Top 10 Food Tips for Camping and Hiking
Do you plan to hike or camp anytime soon? If yes, it’s of utmost importance to properly map out your nutrition needs. Whether you are going to hike in the wilderness or elsewhere outdoors, you’ll need food that can revitalize and strengthen you for the full days of activities. The following 10 food tips will ensure that you have a safe, nutritive food experience during your adventure.
1. Make a Good Plan
Having a good plan is essential for any outdoor trip. Bear in mind that hiking and camping require higher water and food needs than usual trip. Therefore, you need to pack plenty of foods and fluids for your adventure. Consider the following things:
• How you are gonna eat and drink
• What beverages and foods to carry
• Food-related tools
• Should you bring a cooler
• Length of your trip
2. Pack Enough Food
Speaking of food tips, you should consider how much food to carry. If you err, it would be good to make mistake on the side of carrying a little more rather than bringing insufficient food supplies. Count on about 2.0 lbs. of food (approximately 3,500 calories) per day per person. That depends on your weight, size, and exertion level.
3. Stay Hydrated
In addition to carrying enough food, make sure to carry enough beverages as well. It’s a good idea to pre-hydrate before a hike by drinking 4-5 cups of water. This way you will have less fluid to carry. As a rule of thumb, go for two cups of water after each hour of hiking. In addition to bottled water, you may bring some sports drinks too.
4. Pack Easy-To-Carry Foods
This is one of those food tips that applies for a day trip or a hike. Consider carrying non-perishable food that is nutrient dense and relatively lightweight. It could include:
• Nut-based bars, nuts, or seeds
• Freeze-dried veggies and fruits
• Energy bars, gels, or chews
• Whole-grain tortillas
• Granola or granola-based bars
• Natural or organic poultry
• Ready-made tuna pouches
• Trail mix
• Bottled water and/or sports drink
5. Pack Easy-To-Prep Foods
If you are planning to camp or have a multi-day journey, you are advised to eat perishable foods on the first day. Thereafter, try to smartly map out your meals in order to have something to eat the rest of your trip. The best option is to bring a cooler, but it’s not suitable for all terrains and conditions. Aside from foods listed in the previous tip, consider packing the following shelf-stable foods:
• White chicken pouches
• Ready-made cereal
• Fruit or veggies puree
• Whole-grain pasta
• Freeze-dried foods and dried soups (if you will be able to boil water)
• Packets of taco sauce, mayo, or mustard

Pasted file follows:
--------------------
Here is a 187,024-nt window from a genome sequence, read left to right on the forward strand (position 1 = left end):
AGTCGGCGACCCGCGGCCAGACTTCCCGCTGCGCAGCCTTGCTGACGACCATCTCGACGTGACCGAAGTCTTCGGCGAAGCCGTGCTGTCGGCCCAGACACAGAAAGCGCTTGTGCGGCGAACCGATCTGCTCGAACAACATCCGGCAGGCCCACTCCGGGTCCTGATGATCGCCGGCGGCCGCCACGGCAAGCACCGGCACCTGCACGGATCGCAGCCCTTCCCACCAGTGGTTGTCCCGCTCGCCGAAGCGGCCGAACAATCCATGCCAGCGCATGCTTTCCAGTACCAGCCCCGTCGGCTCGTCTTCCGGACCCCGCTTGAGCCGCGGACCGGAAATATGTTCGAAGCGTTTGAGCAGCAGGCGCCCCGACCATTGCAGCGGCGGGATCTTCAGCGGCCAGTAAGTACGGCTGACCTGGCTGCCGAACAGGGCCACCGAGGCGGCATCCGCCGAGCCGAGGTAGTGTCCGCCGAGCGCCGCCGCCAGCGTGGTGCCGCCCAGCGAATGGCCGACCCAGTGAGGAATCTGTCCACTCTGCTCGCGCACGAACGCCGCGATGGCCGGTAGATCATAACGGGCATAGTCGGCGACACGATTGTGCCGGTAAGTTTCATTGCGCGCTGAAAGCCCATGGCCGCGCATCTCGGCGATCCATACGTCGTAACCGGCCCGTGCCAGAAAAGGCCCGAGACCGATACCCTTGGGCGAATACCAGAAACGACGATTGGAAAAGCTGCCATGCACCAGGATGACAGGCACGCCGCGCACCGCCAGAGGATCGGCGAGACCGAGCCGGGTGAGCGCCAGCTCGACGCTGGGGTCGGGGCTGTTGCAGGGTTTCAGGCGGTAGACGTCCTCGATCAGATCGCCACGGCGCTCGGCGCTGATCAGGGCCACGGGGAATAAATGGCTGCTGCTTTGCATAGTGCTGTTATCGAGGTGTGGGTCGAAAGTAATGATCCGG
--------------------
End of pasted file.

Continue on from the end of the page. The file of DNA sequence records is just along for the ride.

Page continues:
• Pancake mix, rice mix, couscous, hot cereal
6. Getting Protein
It’s always a challenge to get enough protein while hiking and camping. Powdered milk, cheese, whole grains, powdered soy, dried beans, and nuts are all helpful for high-protein adventures. There is also tuna in olive oil as well as a variety of protein bars for extra energy. Add meat in form of hard-dry salami and Meat jerky, and you’ll get the most out of your hike.
7. Skip one Day of Food
This is one of the clever food tips. By “skipping” one day of food you can bring less burden in your backpack. This is particularly beneficial when hiking uphill. You can accomplish this by eating a huge meal just before starting to hike the first day as well as eating another huge meal before getting out. That will boost your “trail” calories on the last and first day, and thus cut down on food in your pack.
8. Snacks and Sweets
Always consider carrying snacks and sweets when hiking and camping. That’s because you will have to eat small amounts of food between your meals to stay energized. For that purpose, you may take honey sesame sticks, GORP, peanut, nut butter, crackers, and marshmallows for dessert.
9. Caffeine is Important
Nothing can get caffeine-addictive people harder and grumpier to get along with each other than not drinking a cup of coffee the way they got used to it. If you are one of those preferring coffee, be sure to put a few coffee filters in your backpack. Likewise, you may add a few tea filters.
10. Follow Proper Food Safety Practices
From packing to plating, aim to follow proven food tips concerning safety practices. That said, you should consider bringing the following food safety essentials:
• Bowls and plates
• Can opener
• Disposable wipes
• Cooking pot or kettle
• Ice packs
• Cooking utensils
• Trash bags
• Portable water filters
Now you are all set to take a hike!